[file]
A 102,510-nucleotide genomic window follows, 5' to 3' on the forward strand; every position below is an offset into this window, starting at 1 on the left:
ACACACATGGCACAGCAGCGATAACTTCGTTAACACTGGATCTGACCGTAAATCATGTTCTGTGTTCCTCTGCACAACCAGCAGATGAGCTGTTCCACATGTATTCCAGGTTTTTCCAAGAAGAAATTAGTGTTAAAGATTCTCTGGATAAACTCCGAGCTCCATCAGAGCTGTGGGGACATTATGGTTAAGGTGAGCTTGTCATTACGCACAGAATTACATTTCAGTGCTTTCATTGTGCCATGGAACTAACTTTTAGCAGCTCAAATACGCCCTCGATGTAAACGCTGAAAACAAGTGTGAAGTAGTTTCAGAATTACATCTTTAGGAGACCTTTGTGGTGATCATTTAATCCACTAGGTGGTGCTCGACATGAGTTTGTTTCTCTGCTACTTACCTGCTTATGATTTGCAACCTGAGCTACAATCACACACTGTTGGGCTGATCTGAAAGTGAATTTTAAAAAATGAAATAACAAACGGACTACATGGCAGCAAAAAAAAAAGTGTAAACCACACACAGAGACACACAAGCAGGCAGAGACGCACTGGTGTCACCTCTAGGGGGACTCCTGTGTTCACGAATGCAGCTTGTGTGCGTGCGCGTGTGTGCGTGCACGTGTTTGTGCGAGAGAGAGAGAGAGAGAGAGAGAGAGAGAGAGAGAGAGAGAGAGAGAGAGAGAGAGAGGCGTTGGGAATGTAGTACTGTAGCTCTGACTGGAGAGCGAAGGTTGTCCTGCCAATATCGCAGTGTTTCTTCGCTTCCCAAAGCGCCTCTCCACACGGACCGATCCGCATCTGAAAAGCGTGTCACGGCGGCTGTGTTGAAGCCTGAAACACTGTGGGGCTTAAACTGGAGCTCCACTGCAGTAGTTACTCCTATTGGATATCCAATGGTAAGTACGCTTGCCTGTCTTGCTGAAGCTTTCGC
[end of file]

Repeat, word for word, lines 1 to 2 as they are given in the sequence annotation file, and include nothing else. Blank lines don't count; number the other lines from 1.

A 102,510-nucleotide genomic window follows, 5' to 3' on the forward strand; every position below is an offset into this window, starting at 1 on the left:
ACACACATGGCACAGCAGCGATAACTTCGTTAACACTGGATCTGACCGTAAATCATGTTCTGTGTTCCTCTGCACAACCAGCAGATGAGCTGTTCCACATGTATTCCAGGTTTTTCCAAGAAGAAATTAGTGTTAAAGATTCTCTGGATAAACTCCGAGCTCCATCAGAGCTGTGGGGACATTATGGTTAAGGTGAGCTTGTCATTACGCACAGAATTACATTTCAGTGCTTTCATTGTGCCATGGAACTAACTTTTAGCAGCTCAAATACGCCCTCGATGTAAACGCTGAAAACAAGTGTGAAGTAGTTTCAGAATTACATCTTTAGGAGACCTTTGTGGTGATCATTTAATCCACTAGGTGGTGCTCGACATGAGTTTGTTTCTCTGCTACTTACCTGCTTATGATTTGCAACCTGAGCTACAATCACACACTGTTGGGCTGATCTGAAAGTGAATTTTAAAAAATGAAATAACAAACGGACTACATGGCAGCAAAAAAAAAAGTGTAAACCACACACAGAGACACACAAGCAGGCAGAGACGCACTGGTGTCACCTCTAGGGGGACTCCTGTGTTCACGAATGCAGCTTGTGTGCGTGCGCGTGTGTGCGTGCACGTGTTTGTGCGAGAGAGAGAGAGAGAGAGAGAGAGAGAGAGAGAGAGAGAGAGAGAGAGAGAGAGAGAGGCGTTGGGAATGTAGTACTGTAGCTCTGACTGGAGAGCGAAGGTTGTCCTGCCAATATCGCAGTGTTTCTTCGCTTCCCAAAGCGCCTCTCCACACGGACCGATCCGCATCTGAAAAGCGTGTCACGGCGGCTGTGTTGAAGCCTGAAACACTGTGGGGCTTAAACTGGAGCTCCACTGCAGTAGTTACTCCTATTGGATATCCAATGGTAAGTACGCTTGCCTGTCTTGCTGAAGCTTTCGC